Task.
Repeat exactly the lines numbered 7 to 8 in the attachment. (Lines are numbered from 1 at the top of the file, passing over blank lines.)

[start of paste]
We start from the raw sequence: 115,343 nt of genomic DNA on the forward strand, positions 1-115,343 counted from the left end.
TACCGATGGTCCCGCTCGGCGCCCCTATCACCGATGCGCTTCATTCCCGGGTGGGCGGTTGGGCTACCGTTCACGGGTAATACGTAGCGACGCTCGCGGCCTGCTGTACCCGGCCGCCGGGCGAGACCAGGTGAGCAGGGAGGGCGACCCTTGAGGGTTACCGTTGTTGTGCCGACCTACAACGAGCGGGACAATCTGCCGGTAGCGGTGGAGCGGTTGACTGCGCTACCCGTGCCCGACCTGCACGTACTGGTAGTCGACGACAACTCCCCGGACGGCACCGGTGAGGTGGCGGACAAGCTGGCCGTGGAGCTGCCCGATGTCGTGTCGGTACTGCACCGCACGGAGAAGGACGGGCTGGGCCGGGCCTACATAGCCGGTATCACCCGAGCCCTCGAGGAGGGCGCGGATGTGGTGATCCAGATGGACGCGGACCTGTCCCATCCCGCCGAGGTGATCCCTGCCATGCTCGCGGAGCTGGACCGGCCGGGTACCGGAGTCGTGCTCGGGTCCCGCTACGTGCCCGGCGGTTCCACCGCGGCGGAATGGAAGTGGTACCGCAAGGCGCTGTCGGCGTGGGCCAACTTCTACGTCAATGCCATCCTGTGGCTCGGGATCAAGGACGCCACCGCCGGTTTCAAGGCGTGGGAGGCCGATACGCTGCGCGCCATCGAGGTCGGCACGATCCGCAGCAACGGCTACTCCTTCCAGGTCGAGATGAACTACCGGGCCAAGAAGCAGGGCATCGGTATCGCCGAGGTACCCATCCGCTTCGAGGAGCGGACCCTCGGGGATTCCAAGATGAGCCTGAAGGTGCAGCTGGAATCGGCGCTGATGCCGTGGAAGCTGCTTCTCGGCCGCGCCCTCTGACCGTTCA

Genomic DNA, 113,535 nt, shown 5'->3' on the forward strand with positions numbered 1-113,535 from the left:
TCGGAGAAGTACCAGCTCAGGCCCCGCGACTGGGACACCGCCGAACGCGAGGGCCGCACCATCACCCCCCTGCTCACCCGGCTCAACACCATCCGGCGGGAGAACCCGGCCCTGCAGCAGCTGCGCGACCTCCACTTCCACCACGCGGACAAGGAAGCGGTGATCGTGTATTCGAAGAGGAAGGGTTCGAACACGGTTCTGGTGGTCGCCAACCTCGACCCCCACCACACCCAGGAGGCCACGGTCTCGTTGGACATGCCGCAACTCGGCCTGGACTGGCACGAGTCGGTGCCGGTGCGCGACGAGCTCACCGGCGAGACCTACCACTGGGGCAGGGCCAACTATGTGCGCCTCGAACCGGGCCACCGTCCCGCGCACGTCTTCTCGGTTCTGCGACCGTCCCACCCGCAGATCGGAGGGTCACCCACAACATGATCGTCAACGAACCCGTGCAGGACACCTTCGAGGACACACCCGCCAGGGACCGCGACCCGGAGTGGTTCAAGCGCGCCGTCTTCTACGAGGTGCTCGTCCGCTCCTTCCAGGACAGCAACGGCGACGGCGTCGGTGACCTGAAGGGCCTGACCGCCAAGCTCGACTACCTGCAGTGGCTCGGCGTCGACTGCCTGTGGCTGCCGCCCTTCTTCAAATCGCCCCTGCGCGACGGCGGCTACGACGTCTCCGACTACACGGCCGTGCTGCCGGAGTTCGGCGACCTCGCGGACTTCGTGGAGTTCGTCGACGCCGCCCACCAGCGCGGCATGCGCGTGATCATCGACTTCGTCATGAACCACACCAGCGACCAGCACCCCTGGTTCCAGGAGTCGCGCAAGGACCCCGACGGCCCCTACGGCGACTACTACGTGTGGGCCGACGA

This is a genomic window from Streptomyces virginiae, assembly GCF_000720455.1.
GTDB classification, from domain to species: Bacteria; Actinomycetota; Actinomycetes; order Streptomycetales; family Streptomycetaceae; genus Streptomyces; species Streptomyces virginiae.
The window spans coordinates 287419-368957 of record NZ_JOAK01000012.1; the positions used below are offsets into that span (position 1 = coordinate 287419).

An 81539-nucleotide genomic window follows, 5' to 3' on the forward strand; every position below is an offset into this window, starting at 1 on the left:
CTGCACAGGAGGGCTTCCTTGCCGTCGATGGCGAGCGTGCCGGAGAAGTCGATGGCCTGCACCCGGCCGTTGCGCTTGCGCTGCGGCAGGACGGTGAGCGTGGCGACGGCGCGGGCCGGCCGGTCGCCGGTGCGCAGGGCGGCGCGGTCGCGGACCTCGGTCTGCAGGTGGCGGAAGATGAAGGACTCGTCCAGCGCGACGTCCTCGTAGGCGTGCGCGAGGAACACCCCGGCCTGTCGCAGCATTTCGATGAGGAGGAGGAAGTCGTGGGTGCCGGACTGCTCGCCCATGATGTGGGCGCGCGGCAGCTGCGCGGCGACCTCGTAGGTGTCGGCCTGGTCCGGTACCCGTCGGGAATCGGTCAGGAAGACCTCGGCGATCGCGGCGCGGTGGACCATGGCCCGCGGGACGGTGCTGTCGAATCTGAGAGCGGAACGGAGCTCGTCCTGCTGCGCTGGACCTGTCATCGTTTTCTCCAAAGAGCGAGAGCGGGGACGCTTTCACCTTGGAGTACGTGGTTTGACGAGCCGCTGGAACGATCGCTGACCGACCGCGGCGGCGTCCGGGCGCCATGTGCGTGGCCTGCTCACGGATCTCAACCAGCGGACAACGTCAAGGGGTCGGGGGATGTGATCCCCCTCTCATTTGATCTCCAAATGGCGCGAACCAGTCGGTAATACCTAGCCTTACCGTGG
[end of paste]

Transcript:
The window spans coordinates 287419-368957 of record NZ_JOAK01000012.1; the positions used below are offsets into that span (position 1 = coordinate 287419).

An 81539-nucleotide genomic window follows, 5' to 3' on the forward strand; every position below is an offset into this window, starting at 1 on the left: